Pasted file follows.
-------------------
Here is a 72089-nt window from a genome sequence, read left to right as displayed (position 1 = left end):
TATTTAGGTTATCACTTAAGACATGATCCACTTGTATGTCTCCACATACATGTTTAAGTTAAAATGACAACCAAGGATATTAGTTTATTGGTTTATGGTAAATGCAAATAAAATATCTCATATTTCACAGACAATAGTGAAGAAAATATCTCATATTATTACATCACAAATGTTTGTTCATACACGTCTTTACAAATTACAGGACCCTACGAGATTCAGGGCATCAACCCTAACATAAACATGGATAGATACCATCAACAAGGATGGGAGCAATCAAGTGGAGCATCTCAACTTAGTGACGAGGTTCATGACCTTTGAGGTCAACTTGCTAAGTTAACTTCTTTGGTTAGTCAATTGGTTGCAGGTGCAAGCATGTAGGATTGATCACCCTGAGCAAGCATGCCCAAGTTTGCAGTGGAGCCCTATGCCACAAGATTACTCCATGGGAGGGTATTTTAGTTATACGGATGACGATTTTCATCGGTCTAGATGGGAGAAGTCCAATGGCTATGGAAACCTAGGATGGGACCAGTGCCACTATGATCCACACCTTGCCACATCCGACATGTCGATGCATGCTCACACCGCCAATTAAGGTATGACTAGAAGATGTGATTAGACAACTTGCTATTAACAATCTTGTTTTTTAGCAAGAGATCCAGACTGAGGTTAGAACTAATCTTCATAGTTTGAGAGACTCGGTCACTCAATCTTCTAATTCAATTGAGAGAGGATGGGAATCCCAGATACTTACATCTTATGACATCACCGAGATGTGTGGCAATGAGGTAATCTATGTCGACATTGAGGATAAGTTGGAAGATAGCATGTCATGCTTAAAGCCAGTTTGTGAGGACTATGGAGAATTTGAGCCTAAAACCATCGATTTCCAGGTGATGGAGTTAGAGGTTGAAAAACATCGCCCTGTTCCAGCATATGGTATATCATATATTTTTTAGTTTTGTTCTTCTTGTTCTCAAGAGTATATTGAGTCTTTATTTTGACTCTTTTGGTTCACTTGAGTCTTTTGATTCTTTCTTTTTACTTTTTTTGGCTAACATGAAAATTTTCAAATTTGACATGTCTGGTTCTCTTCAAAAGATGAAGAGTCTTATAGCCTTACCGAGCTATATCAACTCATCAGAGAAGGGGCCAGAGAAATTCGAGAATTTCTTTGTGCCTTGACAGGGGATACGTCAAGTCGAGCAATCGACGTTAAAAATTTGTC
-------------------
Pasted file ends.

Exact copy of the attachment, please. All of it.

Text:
Here is a 72089-nt window from a genome sequence, read left to right as displayed (position 1 = left end):
TATTTAGGTTATCACTTAAGACATGATCCACTTGTATGTCTCCACATACATGTTTAAGTTAAAATGACAACCAAGGATATTAGTTTATTGGTTTATGGTAAATGCAAATAAAATATCTCATATTTCACAGACAATAGTGAAGAAAATATCTCATATTATTACATCACAAATGTTTGTTCATACACGTCTTTACAAATTACAGGACCCTACGAGATTCAGGGCATCAACCCTAACATAAACATGGATAGATACCATCAACAAGGATGGGAGCAATCAAGTGGAGCATCTCAACTTAGTGACGAGGTTCATGACCTTTGAGGTCAACTTGCTAAGTTAACTTCTTTGGTTAGTCAATTGGTTGCAGGTGCAAGCATGTAGGATTGATCACCCTGAGCAAGCATGCCCAAGTTTGCAGTGGAGCCCTATGCCACAAGATTACTCCATGGGAGGGTATTTTAGTTATACGGATGACGATTTTCATCGGTCTAGATGGGAGAAGTCCAATGGCTATGGAAACCTAGGATGGGACCAGTGCCACTATGATCCACACCTTGCCACATCCGACATGTCGATGCATGCTCACACCGCCAATTAAGGTATGACTAGAAGATGTGATTAGACAACTTGCTATTAACAATCTTGTTTTTTAGCAAGAGATCCAGACTGAGGTTAGAACTAATCTTCATAGTTTGAGAGACTCGGTCACTCAATCTTCTAATTCAATTGAGAGAGGATGGGAATCCCAGATACTTACATCTTATGACATCACCGAGATGTGTGGCAATGAGGTAATCTATGTCGACATTGAGGATAAGTTGGAAGATAGCATGTCATGCTTAAAGCCAGTTTGTGAGGACTATGGAGAATTTGAGCCTAAAACCATCGATTTCCAGGTGATGGAGTTAGAGGTTGAAAAACATCGCCCTGTTCCAGCATATGGTATATCATATATTTTTTAGTTTTGTTCTTCTTGTTCTCAAGAGTATATTGAGTCTTTATTTTGACTCTTTTGGTTCACTTGAGTCTTTTGATTCTTTCTTTTTACTTTTTTTGGCTAACATGAAAATTTTCAAATTTGACATGTCTGGTTCTCTTCAAAAGATGAAGAGTCTTATAGCCTTACCGAGCTATATCAACTCATCAGAGAAGGGGCCAGAGAAATTCGAGAATTTCTTTGTGCCTTGACAGGGGATACGTCAAGTCGAGCAATCGACGTTAAAAATTTGTC